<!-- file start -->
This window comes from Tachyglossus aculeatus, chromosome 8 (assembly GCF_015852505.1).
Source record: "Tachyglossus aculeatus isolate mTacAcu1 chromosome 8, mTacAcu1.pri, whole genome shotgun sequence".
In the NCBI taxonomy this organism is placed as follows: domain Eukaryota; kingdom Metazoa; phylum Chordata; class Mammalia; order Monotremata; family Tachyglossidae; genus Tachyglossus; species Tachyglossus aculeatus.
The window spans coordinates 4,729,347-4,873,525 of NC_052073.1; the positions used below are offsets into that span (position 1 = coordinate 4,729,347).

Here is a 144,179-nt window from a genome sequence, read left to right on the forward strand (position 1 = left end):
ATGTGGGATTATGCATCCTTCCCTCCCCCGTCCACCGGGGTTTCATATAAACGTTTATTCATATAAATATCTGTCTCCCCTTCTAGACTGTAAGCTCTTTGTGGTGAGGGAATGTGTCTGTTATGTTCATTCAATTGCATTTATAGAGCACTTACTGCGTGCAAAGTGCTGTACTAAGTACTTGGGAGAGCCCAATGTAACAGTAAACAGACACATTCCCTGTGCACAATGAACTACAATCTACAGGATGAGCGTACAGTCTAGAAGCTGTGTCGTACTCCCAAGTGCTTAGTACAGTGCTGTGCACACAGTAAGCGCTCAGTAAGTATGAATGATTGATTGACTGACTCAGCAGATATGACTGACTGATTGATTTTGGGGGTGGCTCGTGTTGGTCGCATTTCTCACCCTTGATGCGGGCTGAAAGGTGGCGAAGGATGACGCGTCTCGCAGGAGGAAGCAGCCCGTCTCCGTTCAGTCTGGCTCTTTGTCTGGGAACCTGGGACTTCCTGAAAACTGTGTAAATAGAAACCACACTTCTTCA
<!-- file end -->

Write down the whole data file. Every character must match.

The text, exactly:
This window comes from Tachyglossus aculeatus, chromosome 8 (assembly GCF_015852505.1).
Source record: "Tachyglossus aculeatus isolate mTacAcu1 chromosome 8, mTacAcu1.pri, whole genome shotgun sequence".
In the NCBI taxonomy this organism is placed as follows: domain Eukaryota; kingdom Metazoa; phylum Chordata; class Mammalia; order Monotremata; family Tachyglossidae; genus Tachyglossus; species Tachyglossus aculeatus.
The window spans coordinates 4,729,347-4,873,525 of NC_052073.1; the positions used below are offsets into that span (position 1 = coordinate 4,729,347).

Here is a 144,179-nt window from a genome sequence, read left to right on the forward strand (position 1 = left end):
ATGTGGGATTATGCATCCTTCCCTCCCCCGTCCACCGGGGTTTCATATAAACGTTTATTCATATAAATATCTGTCTCCCCTTCTAGACTGTAAGCTCTTTGTGGTGAGGGAATGTGTCTGTTATGTTCATTCAATTGCATTTATAGAGCACTTACTGCGTGCAAAGTGCTGTACTAAGTACTTGGGAGAGCCCAATGTAACAGTAAACAGACACATTCCCTGTGCACAATGAACTACAATCTACAGGATGAGCGTACAGTCTAGAAGCTGTGTCGTACTCCCAAGTGCTTAGTACAGTGCTGTGCACACAGTAAGCGCTCAGTAAGTATGAATGATTGATTGACTGACTCAGCAGATATGACTGACTGATTGATTTTGGGGGTGGCTCGTGTTGGTCGCATTTCTCACCCTTGATGCGGGCTGAAAGGTGGCGAAGGATGACGCGTCTCGCAGGAGGAAGCAGCCCGTCTCCGTTCAGTCTGGCTCTTTGTCTGGGAACCTGGGACTTCCTGAAAACTGTGTAAATAGAAACCACACTTCTTCA